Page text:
The primary aquifer in Nebraska has been accumulating for 30 million years as material eroded from the rising Rocky Mountains has been carried eastward to build Nebraska. From geologic mapping, well logs, and the drilling of over 5500 test holes since 1930 we have been able to identify the composition and ages of the aquifer units of the High Plains aquifer. The units are: the Brule Formation, a siltstone-claystone deposited from 32-28 million years ago; the Arikaree Formation, a silty sandstone deposited from 28-19 million years ago; the Ogallala Formation, the primary component of the High Plains aquifer that include everything from sands and gravels to sandstone to siltstones deposited from 19-5 million years ago; the Broadwater Formation, a sand and gravel deposited from 5-2 million years ago; and any sands and gravels deposited since. We have been able to estimate our ground water in storage in Nebraska at approximately 2.5 billion acre feet. The UNL Conservation and Survey Division (the Nebraska Geologic Survey) has created state maps showing the depth to water, the configuration of the water table, the configuration of the base of the aquifer, the saturated thickness, and transmissivity. Using these maps we can determine the directions of groundwater flow and gradients to estimate the contribution of ground water to Nebraska’s rivers.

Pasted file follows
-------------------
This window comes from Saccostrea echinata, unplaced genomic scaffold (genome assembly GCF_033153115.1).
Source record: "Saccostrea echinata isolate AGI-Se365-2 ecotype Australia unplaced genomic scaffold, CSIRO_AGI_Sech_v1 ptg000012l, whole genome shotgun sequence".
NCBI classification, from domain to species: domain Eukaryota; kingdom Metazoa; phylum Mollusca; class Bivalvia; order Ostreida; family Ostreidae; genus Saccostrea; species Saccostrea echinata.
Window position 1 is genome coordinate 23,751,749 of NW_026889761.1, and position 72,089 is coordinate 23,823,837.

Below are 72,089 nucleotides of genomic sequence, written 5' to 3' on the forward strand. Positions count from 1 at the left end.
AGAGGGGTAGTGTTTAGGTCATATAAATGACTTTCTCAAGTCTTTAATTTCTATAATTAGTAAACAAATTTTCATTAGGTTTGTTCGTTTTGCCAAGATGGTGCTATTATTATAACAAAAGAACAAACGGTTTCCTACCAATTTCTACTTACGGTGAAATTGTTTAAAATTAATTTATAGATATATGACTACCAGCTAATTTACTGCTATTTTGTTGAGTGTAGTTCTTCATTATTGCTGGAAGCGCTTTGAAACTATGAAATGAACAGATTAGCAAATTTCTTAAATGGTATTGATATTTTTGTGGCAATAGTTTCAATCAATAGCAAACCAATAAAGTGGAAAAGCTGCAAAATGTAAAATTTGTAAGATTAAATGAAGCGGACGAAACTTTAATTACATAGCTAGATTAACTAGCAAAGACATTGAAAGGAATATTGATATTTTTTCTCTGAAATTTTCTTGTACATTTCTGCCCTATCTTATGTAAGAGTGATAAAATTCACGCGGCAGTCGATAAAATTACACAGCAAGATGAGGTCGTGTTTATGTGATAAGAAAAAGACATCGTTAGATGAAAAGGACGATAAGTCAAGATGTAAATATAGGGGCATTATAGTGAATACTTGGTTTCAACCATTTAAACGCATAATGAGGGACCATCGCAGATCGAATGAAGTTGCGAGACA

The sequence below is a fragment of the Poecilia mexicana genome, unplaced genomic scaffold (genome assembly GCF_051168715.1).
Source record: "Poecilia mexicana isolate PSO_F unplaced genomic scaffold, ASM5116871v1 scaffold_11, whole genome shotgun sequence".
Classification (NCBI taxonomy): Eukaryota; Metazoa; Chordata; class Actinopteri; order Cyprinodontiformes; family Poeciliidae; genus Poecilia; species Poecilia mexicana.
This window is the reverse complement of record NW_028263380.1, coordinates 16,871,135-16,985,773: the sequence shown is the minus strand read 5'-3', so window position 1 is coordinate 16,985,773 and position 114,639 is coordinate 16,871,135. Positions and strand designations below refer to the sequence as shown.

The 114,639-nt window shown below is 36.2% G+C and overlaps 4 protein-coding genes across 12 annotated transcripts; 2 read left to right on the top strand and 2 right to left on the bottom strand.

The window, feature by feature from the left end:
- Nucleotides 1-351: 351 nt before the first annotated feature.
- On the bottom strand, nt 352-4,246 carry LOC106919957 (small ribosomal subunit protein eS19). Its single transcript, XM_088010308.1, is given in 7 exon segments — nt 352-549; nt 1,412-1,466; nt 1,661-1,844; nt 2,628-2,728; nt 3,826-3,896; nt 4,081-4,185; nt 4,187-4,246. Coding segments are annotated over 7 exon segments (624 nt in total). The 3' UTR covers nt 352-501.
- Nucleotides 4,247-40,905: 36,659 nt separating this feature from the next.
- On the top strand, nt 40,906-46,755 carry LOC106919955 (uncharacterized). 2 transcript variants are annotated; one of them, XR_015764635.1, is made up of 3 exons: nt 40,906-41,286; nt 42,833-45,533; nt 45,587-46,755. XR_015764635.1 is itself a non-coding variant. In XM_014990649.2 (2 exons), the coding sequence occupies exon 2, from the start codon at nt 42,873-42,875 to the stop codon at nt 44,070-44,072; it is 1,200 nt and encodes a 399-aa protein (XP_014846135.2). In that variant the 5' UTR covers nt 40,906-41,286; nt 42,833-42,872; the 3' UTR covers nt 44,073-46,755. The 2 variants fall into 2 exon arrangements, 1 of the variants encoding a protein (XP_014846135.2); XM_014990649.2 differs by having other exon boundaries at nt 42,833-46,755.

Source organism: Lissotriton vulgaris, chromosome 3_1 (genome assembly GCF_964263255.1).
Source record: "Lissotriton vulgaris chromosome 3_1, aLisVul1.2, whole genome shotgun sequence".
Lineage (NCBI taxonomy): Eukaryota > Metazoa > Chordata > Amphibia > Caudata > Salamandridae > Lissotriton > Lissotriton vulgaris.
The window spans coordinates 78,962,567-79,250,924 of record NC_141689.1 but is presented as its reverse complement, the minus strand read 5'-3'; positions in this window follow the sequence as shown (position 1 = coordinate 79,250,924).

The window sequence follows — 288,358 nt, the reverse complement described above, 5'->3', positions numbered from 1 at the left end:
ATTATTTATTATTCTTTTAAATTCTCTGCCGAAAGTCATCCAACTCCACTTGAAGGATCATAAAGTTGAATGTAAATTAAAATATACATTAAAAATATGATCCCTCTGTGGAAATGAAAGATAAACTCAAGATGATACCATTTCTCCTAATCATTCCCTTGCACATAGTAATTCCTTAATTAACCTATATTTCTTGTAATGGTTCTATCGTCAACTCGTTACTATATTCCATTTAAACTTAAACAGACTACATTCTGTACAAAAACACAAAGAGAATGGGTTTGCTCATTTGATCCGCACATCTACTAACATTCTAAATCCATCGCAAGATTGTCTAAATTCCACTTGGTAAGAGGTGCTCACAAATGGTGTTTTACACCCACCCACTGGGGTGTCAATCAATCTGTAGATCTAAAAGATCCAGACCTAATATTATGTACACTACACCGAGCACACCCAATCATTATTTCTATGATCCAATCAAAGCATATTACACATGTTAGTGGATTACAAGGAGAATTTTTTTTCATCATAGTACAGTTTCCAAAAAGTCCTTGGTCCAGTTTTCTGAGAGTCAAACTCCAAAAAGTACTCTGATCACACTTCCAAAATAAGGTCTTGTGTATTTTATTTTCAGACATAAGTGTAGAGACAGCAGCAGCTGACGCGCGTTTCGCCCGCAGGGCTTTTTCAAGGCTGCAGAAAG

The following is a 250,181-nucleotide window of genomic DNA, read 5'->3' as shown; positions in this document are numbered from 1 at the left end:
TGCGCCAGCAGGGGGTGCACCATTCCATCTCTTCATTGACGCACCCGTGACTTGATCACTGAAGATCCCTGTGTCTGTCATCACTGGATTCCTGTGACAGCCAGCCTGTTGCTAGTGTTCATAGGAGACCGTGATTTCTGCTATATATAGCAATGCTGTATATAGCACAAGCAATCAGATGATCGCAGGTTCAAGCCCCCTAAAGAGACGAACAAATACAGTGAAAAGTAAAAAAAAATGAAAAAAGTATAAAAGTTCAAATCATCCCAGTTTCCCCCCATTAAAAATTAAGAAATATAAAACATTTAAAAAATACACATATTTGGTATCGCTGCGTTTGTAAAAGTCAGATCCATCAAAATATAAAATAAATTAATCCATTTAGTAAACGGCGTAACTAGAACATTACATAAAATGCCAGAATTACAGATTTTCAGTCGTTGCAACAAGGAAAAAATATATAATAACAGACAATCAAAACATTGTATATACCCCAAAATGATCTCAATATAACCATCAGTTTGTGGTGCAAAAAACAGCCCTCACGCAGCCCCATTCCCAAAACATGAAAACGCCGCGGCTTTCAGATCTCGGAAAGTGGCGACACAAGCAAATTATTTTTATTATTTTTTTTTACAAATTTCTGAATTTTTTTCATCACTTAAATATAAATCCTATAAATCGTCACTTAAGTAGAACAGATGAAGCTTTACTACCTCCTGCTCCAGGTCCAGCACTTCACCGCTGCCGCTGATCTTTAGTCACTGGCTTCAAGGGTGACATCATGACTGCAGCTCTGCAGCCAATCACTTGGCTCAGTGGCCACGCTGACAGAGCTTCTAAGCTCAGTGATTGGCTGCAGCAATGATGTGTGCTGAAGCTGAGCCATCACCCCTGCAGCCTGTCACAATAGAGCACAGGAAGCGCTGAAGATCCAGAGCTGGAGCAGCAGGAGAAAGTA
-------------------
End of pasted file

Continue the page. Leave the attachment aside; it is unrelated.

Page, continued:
Streams emanating from the Sandhills are among the most constant flowing streams in the world, deriving more than 90% of their flow from groundwater. The contribution of flow from the Sandhill streams insures the flow of the Platte east of Columbus guaranteeing flow to support the wells fields of Omaha and Linclon.

The problem in Nebraska has been timing. We have developed a legal system to manage water while we were working to understand the surface water and groundwater systems and their connection. We started to manage surface water under the Prior Appropriation Doctrine (first in time, first in right) in 1895 just as we were beginning to measure streamflow in a few places. It was another 80 years until we passed the Groundwater Management Act to manage ground water under the concept of correlative rights. By this time surface waters had been over appropriated, irrigation wells were being installed in record numbers, and groundwater levels had declined 20-30 feet in the Blue River basin, southwest Nebraska, and the Alliance area. It wasn’t until 1996 and the passage of LB 108 that we finally recognized the connection between surface water and ground water.